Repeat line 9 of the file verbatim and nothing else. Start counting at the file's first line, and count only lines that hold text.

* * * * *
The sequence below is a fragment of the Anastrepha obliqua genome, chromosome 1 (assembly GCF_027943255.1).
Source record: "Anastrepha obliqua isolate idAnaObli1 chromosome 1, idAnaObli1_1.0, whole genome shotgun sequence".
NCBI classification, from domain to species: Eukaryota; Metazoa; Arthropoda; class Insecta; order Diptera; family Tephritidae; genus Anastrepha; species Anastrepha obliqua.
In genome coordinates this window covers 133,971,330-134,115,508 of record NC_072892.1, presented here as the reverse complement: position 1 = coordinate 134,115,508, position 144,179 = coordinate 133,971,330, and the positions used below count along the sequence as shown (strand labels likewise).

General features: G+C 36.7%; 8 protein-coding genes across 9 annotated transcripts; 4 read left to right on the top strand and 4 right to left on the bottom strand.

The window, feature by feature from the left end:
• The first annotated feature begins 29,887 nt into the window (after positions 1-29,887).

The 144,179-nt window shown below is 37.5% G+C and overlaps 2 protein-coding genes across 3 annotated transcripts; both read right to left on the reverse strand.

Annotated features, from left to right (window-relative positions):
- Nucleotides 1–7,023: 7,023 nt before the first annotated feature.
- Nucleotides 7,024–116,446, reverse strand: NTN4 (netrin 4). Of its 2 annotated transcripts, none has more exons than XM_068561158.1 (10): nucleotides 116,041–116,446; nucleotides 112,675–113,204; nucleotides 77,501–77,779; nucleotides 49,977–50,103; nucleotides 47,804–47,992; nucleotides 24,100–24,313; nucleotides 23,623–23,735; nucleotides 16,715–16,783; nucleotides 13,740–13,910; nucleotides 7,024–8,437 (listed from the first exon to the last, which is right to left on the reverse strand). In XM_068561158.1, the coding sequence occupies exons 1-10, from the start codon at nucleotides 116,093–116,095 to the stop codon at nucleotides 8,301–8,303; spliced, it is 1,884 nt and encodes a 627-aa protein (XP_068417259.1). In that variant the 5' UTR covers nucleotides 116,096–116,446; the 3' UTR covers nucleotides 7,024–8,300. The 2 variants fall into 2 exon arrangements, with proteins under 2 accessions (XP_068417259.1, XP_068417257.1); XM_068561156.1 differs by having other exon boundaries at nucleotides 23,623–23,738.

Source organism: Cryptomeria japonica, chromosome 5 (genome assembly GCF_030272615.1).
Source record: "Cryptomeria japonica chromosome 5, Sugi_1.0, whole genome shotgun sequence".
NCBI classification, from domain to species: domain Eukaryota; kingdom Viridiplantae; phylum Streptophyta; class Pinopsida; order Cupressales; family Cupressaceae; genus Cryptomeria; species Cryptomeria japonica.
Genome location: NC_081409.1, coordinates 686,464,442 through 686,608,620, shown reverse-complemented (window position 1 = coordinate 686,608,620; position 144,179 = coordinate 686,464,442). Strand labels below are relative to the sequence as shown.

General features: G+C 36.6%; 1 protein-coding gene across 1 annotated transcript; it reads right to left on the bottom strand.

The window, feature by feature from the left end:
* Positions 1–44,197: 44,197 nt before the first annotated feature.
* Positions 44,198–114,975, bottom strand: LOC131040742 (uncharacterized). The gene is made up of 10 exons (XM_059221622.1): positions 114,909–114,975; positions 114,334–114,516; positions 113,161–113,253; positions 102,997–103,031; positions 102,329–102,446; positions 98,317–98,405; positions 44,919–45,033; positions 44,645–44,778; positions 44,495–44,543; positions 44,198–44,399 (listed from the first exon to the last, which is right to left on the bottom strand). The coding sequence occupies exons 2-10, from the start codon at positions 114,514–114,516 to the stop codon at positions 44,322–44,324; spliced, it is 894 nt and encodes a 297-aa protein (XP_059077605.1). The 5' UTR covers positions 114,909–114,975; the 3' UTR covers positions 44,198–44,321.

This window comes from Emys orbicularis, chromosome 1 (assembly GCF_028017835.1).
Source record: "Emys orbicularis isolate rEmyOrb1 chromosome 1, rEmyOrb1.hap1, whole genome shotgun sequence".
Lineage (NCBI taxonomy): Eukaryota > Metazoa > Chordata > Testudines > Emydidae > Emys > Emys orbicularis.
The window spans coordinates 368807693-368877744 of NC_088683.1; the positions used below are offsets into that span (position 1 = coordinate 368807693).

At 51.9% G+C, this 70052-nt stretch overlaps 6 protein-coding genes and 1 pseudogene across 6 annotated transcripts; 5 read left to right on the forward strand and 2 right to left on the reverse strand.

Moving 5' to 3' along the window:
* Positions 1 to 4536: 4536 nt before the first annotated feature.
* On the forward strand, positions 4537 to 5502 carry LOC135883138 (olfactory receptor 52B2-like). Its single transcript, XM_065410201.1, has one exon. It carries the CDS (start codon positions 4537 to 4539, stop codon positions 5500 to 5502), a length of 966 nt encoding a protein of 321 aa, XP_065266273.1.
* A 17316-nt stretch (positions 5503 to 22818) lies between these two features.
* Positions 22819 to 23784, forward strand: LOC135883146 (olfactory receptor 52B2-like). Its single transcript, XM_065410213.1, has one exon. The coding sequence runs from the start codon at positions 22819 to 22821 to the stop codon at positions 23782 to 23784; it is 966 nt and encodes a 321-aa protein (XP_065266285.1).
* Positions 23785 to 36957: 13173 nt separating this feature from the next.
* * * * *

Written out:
Annotated features, from left to right (window-relative positions):